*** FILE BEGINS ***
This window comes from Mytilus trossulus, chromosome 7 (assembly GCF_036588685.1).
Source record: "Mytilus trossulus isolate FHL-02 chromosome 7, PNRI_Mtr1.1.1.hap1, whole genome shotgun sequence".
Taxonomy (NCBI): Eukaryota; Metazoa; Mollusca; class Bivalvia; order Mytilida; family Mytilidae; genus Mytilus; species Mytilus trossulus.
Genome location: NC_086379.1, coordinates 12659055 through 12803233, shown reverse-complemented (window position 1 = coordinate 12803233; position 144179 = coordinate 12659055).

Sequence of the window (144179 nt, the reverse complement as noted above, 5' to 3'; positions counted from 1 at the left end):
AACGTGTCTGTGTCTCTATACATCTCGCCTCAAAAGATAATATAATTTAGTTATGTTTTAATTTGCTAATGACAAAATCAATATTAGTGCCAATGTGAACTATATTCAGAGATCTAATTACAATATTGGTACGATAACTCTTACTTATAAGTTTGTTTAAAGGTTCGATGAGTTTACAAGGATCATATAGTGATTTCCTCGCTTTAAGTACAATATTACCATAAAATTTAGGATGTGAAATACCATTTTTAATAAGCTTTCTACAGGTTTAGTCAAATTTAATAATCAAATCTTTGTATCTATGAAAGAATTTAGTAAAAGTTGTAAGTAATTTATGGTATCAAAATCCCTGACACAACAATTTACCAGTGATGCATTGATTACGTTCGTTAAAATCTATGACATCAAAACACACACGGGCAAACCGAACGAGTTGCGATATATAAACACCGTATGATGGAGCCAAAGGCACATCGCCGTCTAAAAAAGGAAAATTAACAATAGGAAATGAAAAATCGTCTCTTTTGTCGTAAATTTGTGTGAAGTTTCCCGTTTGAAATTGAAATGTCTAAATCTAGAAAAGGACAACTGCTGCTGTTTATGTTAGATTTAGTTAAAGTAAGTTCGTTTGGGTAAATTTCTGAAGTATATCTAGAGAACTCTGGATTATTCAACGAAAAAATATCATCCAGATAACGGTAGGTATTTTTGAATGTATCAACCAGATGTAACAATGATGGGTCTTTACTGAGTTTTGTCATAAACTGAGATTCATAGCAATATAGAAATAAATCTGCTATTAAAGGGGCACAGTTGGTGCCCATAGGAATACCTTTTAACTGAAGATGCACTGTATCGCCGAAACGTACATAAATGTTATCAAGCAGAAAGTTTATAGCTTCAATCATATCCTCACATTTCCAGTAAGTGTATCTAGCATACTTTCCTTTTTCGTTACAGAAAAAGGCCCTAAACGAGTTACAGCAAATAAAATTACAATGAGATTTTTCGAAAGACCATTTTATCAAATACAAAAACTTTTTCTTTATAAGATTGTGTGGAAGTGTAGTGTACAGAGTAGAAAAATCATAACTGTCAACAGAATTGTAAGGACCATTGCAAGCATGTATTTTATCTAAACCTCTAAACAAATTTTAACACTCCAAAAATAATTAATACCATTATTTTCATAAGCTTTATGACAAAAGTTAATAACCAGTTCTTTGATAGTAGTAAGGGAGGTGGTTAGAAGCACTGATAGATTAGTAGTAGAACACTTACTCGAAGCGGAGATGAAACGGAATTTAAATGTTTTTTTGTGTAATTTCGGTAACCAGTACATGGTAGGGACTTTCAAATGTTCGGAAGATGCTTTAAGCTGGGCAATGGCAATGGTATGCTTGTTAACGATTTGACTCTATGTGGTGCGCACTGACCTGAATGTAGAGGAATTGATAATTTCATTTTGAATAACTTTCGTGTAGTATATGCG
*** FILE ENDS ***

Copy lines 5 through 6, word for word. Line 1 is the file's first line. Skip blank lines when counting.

Sequence of the window (144179 nt, the reverse complement as noted above, 5' to 3'; positions counted from 1 at the left end):
AACGTGTCTGTGTCTCTATACATCTCGCCTCAAAAGATAATATAATTTAGTTATGTTTTAATTTGCTAATGACAAAATCAATATTAGTGCCAATGTGAACTATATTCAGAGATCTAATTACAATATTGGTACGATAACTCTTACTTATAAGTTTGTTTAAAGGTTCGATGAGTTTACAAGGATCATATAGTGATTTCCTCGCTTTAAGTACAATATTACCATAAAATTTAGGATGTGAAATACCATTTTTAATAAGCTTTCTACAGGTTTAGTCAAATTTAATAATCAAATCTTTGTATCTATGAAAGAATTTAGTAAAAGTTGTAAGTAATTTATGGTATCAAAATCCCTGACACAACAATTTACCAGTGATGCATTGATTACGTTCGTTAAAATCTATGACATCAAAACACACACGGGCAAACCGAACGAGTTGCGATATATAAACACCGTATGATGGAGCCAAAGGCACATCGCCGTCTAAAAAAGGAAAATTAACAATAGGAAATGAAAAATCGTCTCTTTTGTCGTAAATTTGTGTGAAGTTTCCCGTTTGAAATTGAAATGTCTAAATCTAGAAAAGGACAACTGCTGCTGTTTATGTTAGATTTAGTTAAAGTAAGTTCGTTTGGGTAAATTTCTGAAGTATATCTAGAGAACTCTGGATTATTCAACGAAAAAATATCATCCAGATAACGGTAGGTATTTTTGAATGTATCAACCAGATGTAACAATGATGGGTCTTTACTGAGTTTTGTCATAAACTGAGATTCATAGCAATATAGAAATAAATCTGCTATTAAAGGGGCACAGTTGGTGCCCATAGGAATACCTTTTAACTGAAGATGCACTGTATCGCCGAAACGTACATAAATGTTATCAAGCAGAAAGTTTATAGCTTCAATCATATCCTCACATTTCCAGTAAGTGTATCTAGCATACTTTCCTTTTTCGTTACAGAAAAAGGCCCTAAACGAGTTACAGCAAATAAAATTACAATGAGATTTTTCGAAAGACCATTTTATCAAATACAAAAACTTTTTCTTTATAAGATTGTGTGGAAGTGTAGTGTACAGAGTAGAAAAATCATAACTGTCAACAGAATTGTAAGGACCATTGCAAGCATGTATTTTATCTAAACCTCTAAACAAATTTTAACACTCCAAAAATAATTAATACCATTATTTTCATAAGCTTTATGACAAAAGTTAATAACCAGTTCTTTGATAGTAGTAAGGGAGGTGGTTAGAAGCACTGATAGATTAGTAGTAGAACACTTACTCGAAGCGGAGATGAAACGGAATTTAAATGTTTTTTTGTGTAATTTCGGTAACCAGTACATGGTAGGGACTTTCAAATGTTCGGAAGATGCTTTAAGCTGGGCAATGGCAATGGTATGCTTGTTAACGATTTGACTCTATGTGGTGCGCACTGACCTGAATGTAGAGGAATTGATAATTTCATTTTGAATAACTTTCGTGTAGTATATGCG